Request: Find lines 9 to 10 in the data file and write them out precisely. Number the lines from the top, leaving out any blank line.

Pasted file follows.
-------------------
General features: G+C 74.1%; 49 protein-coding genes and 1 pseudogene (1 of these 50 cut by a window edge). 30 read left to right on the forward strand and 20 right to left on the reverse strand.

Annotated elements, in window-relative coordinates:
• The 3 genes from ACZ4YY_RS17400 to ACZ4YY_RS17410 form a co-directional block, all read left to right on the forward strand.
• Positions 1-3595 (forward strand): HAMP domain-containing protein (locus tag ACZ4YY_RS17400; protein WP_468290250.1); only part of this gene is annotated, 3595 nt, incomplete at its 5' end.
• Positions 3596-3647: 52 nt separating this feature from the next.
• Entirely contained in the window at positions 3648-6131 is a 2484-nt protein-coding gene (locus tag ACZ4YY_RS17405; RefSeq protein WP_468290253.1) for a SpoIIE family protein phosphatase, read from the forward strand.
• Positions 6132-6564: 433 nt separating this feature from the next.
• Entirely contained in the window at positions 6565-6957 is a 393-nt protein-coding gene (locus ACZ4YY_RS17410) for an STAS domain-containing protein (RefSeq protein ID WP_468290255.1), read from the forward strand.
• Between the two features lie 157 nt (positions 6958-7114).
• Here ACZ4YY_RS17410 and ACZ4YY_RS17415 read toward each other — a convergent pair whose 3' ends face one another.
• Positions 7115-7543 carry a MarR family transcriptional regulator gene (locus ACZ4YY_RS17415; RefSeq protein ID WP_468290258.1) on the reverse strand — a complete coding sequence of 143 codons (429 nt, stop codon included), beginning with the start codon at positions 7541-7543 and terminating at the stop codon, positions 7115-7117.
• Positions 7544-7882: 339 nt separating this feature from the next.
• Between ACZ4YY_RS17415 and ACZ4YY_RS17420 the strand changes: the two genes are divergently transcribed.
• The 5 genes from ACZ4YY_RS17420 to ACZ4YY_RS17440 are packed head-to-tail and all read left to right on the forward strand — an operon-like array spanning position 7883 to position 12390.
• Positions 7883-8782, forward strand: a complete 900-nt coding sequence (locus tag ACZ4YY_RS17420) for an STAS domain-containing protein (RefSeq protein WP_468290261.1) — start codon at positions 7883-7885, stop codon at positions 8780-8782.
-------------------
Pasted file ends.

• Between the two features lie 157 nt (positions 6958-7114).
• Here ACZ4YY_RS17410 and ACZ4YY_RS17415 read toward each other — a convergent pair whose 3' ends face one another.